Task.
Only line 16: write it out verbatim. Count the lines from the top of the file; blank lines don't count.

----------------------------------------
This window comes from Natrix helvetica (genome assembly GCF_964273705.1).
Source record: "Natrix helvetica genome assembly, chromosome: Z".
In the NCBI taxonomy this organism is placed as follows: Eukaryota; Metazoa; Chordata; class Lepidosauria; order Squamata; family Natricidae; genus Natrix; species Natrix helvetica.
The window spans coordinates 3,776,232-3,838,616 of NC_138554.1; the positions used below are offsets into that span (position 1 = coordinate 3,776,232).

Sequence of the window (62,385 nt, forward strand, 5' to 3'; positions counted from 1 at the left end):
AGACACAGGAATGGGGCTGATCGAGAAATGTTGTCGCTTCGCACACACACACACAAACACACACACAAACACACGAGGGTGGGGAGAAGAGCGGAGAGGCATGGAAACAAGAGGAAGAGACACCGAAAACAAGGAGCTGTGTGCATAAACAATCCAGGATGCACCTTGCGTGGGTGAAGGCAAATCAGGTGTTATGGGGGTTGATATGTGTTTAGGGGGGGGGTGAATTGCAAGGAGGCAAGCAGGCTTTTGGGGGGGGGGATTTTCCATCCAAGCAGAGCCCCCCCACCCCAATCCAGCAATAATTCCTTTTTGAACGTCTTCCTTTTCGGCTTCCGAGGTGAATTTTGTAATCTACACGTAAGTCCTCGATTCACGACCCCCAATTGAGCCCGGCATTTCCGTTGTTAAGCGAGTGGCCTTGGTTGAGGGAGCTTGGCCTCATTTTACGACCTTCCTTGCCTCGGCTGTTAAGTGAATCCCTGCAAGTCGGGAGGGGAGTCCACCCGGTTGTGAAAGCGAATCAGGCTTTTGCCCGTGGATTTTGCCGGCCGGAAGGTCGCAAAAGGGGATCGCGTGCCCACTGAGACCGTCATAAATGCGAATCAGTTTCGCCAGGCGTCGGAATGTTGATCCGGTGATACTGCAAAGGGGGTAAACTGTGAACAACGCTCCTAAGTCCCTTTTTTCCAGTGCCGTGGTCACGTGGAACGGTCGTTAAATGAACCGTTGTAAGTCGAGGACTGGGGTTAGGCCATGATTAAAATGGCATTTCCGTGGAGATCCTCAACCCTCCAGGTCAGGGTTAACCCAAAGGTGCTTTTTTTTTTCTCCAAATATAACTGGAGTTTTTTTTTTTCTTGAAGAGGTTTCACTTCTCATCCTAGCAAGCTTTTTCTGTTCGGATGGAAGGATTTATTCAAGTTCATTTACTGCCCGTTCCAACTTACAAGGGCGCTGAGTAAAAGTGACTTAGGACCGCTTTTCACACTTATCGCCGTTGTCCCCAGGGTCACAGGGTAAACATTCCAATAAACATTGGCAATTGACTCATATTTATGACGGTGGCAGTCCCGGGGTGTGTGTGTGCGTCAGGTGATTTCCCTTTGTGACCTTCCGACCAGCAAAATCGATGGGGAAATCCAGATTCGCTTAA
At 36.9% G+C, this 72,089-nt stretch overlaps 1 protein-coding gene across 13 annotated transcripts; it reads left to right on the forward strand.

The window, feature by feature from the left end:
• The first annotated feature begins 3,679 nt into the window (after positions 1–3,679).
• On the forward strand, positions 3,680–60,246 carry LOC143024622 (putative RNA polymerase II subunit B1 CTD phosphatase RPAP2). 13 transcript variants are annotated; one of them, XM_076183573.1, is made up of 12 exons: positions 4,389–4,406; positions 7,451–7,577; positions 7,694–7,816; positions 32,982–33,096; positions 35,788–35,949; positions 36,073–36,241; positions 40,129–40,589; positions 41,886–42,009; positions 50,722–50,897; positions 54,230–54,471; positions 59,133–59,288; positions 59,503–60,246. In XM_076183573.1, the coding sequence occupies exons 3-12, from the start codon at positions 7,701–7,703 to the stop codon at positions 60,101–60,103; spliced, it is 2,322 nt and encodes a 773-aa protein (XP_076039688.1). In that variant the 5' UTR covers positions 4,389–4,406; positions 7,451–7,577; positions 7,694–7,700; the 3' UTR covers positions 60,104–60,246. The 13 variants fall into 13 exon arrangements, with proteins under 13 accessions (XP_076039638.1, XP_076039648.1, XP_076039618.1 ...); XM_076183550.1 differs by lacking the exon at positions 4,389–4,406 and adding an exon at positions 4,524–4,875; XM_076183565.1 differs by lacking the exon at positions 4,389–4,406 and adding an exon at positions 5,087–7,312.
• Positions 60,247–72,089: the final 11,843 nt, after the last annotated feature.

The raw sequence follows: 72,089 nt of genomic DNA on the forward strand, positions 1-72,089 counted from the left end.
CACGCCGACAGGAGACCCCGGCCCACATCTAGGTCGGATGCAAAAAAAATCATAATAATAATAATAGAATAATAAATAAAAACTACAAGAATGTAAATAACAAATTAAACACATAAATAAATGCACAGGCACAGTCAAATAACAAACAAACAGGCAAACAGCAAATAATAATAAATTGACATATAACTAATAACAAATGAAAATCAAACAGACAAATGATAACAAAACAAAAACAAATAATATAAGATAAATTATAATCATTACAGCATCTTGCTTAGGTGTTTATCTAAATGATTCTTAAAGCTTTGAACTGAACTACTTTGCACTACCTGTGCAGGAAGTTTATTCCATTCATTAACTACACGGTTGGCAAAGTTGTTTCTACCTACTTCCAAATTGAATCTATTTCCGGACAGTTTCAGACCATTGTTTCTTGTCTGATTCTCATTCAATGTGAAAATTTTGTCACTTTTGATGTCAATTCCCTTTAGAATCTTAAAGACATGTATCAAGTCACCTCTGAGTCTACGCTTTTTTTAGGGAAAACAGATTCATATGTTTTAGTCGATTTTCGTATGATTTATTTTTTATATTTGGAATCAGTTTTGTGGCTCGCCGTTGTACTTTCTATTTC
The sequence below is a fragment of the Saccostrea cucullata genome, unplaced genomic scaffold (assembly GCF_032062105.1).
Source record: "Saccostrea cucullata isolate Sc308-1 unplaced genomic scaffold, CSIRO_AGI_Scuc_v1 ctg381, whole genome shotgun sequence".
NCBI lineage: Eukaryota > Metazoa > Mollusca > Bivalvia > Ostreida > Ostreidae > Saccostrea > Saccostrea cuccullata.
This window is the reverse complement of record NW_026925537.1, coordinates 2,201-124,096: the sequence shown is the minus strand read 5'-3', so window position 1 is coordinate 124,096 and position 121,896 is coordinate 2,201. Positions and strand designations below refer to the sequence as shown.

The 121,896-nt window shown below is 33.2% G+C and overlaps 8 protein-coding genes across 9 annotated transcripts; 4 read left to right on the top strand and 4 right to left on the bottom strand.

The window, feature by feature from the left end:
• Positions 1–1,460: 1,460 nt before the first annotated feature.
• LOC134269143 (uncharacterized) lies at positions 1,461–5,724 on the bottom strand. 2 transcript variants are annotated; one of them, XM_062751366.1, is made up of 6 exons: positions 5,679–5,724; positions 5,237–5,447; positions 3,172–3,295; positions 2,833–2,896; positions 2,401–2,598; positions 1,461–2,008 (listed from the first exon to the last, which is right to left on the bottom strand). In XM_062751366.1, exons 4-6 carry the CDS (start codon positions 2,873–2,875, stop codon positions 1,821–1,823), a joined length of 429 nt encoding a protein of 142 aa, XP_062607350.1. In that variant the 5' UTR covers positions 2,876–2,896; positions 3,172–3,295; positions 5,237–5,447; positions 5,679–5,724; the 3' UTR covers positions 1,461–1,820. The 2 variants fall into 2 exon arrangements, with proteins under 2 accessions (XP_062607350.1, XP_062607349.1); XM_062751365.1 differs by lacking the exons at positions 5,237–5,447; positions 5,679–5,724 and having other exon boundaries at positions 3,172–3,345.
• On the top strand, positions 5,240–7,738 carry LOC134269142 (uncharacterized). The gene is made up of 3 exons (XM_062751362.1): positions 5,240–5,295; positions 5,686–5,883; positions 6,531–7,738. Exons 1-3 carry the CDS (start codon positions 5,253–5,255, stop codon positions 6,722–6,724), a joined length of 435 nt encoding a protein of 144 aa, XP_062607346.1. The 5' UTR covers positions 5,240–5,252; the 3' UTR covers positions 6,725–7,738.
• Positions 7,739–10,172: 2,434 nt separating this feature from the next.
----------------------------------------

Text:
NCBI lineage: Eukaryota > Metazoa > Mollusca > Bivalvia > Ostreida > Ostreidae > Saccostrea > Saccostrea cuccullata.